Offline German_EE

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Re: Microwave capacitor
« Reply #14 on: January 24, 2019, 05:52:42 am »
OK, a quick safety tip that you can all (including the original poster) remember before touching anything high voltage

SIDE

Switch off the power to the device.
Isolate the device from mains power by removing the power plug
Dump all HV lines to chassis using a discharge tool***
Earth all HV lines to chassis that you might be working on.

Remember, stay safe, and if in doubt STOP and ask for help because sizzling in your own juice is not a nice way to die.


***https://img2.stewmac.com/product/images/42849/SnufferStick_High_Voltage_Discharge_Stick.jpg
Should you find yourself in a chronically leaking boat, energy devoted to changing vessels is likely to be more productive than energy devoted to patching leaks.

Warren Buffett
 

Offline Yansi

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Re: Microwave capacitor
« Reply #15 on: January 24, 2019, 06:04:38 am »
Such suggestion may only work with microwave ovens. Not all HV operated equipment is ground (chassis) referenced.

Last one of my test contraptions with a CRT tube comprised of a completely floating 2.7kV supply.  Discharging against chassis ground would do close to nothing.

So the equipment servicing personal should be familiar with the internal workings of the device beforehand!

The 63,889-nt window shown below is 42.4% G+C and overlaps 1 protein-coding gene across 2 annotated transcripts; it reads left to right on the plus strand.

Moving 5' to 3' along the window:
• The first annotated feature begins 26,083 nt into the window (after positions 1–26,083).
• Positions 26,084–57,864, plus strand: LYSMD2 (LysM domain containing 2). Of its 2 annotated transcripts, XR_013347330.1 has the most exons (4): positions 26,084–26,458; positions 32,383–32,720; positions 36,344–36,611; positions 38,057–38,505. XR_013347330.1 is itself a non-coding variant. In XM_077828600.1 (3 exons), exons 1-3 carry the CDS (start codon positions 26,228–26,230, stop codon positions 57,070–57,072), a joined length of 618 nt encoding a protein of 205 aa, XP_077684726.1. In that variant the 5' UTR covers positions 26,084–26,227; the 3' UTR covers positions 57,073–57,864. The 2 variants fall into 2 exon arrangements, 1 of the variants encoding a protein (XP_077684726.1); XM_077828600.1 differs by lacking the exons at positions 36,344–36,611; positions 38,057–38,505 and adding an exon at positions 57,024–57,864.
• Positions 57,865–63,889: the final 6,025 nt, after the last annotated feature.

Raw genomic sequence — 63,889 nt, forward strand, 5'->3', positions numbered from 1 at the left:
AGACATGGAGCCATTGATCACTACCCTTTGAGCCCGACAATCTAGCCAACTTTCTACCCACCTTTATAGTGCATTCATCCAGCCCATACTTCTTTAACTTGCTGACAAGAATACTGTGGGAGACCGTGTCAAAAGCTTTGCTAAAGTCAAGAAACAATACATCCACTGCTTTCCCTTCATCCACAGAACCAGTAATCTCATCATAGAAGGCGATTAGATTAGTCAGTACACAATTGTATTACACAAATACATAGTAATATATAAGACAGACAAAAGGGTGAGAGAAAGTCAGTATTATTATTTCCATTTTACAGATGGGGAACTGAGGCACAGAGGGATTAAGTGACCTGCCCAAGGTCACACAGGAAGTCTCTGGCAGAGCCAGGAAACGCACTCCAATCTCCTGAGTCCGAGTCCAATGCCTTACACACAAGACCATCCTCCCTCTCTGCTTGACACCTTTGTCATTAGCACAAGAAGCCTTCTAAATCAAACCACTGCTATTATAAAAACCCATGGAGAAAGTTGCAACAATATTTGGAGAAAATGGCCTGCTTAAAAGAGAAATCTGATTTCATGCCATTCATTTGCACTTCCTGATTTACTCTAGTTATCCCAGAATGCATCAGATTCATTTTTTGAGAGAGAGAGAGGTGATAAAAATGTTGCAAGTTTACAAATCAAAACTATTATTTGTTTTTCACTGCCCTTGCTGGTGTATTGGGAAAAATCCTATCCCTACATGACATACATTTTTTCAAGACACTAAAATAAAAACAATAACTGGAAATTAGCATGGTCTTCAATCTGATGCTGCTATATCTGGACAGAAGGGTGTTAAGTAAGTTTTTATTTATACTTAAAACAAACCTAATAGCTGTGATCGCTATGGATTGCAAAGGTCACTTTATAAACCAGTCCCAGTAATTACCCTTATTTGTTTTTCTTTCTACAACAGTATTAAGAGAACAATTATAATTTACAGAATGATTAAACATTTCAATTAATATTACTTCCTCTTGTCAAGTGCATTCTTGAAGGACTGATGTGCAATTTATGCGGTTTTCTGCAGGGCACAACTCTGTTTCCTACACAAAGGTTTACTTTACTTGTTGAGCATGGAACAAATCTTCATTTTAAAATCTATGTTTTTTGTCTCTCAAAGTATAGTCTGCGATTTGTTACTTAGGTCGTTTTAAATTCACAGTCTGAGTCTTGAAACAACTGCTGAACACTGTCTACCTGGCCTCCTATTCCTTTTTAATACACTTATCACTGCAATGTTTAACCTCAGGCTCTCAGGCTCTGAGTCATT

And also beware of short circuiting larger capacitors.  The microwave oven one may make a loud pop, others may even vaporize your discharge stick.  (again it falls out to knowing what is or is not necessary to do  to make a specific device to be safe for servicing).
« Last Edit: January 24, 2019, 06:09:45 am by Yansi »
 

Offline james_s

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Re: Microwave capacitor
« Reply #16 on: January 24, 2019, 01:05:48 pm »
There aren't many consumer devices with a bigger HV capacitor than a microwave oven. A resistor in line with the discharge stick is not a bad idea, although usually I don't bother and it still works. For discharging bulk filter capacitors on the input side of switching power supplies I typically use a line voltage incandescent lamp.
 

Online coppercone2

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Re: Microwave capacitor
« Reply #17 on: January 25, 2019, 12:50:11 am »
thats actually a good idea because you can tell if its its open circuit visually and maybe with a tap in 99% of cases.
 

Offline Wolfgang